June 21, 2018
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The Greyhound is in his blood

By Dale McGarrigle, Of the Weekly Staff

BANGOR — In a world where workers frequently change jobs, Jerome Hogan is the exception.

For 50 years, Hogan, who will be 67 on May 12, has worked for Greyhound at its Main Street terminal in Bangor. He’s worked primarily as a baggage handler, helping the drivers to load the buses.

“I’ve enjoyed meeting all the different people, who come from all over Maine and from Boston,” Hogan said.

Arthur Brountas, who has held the Greyhound franchise locally, has been there for 62 years, and he has enjoyed his time working with Hogan.

“He’s been a big asset and a very faithful employee,” Brountas said. “Even though he’s retired, he has made such friendships with the drivers that he still comes down and helps to load the buses.”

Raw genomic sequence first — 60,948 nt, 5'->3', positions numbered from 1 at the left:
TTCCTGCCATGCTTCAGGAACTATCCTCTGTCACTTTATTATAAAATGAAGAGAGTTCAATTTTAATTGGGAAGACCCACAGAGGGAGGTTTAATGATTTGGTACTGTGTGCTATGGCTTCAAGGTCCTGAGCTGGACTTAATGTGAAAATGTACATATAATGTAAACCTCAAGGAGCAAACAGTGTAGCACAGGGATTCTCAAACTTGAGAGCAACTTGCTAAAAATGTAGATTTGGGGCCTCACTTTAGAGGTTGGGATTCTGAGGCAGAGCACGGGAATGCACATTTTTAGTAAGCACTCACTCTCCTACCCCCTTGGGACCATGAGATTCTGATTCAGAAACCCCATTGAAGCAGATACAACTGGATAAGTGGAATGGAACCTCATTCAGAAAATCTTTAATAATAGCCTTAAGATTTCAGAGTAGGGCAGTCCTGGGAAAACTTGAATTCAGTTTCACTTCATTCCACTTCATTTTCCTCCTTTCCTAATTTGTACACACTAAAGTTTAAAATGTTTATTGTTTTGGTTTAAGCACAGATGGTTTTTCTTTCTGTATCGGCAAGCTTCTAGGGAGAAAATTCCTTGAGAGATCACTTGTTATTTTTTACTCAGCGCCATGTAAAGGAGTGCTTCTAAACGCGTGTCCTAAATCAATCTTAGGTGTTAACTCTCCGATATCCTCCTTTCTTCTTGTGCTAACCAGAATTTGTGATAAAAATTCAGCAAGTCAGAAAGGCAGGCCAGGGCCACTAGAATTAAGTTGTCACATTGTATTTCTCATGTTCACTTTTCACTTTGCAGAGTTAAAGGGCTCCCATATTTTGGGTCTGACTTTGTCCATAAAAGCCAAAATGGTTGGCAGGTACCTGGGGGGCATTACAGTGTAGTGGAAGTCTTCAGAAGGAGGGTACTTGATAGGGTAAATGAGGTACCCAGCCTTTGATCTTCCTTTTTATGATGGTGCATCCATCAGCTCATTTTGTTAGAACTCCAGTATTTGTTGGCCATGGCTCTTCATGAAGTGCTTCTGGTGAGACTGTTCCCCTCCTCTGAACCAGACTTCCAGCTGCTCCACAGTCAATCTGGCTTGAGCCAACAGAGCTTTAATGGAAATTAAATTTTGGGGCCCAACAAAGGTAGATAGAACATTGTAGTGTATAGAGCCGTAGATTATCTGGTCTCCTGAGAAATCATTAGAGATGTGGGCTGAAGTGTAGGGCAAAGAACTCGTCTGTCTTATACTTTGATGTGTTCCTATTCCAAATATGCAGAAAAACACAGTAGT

Hogan, who works as a volunteer now, said that he’s just returning the favor.

“The drivers have been so good to me,” he said. “They would take me on rides, wherever I wanted to go.”

Hogan’s friend, Jim Clark of Brewer, felt that a half-century of working at one place should be recognized. So Clark awarded Hogan a mantel clock which he had made at a little ceremony recently at Tim Horton’s in Brewer.

Hogan has seen a lot of changes through the years, working on bus lines such as Bangor & Aroostook, SMT, Acadia, Cyr, and Vermont Transit.

“We used to have a lot of schedules,” he said.

Now Hogan faces one more major change, as Greyhound recently announced plans to move its operations from the terminal to Dysart’s in Hermon.

Hogan, whose front room is filled with photos of buses, still has no plans to stop working.

“It’s been a pleasure,” he said. “I’ve got it in my blood. I don’t know what else I’d do.”

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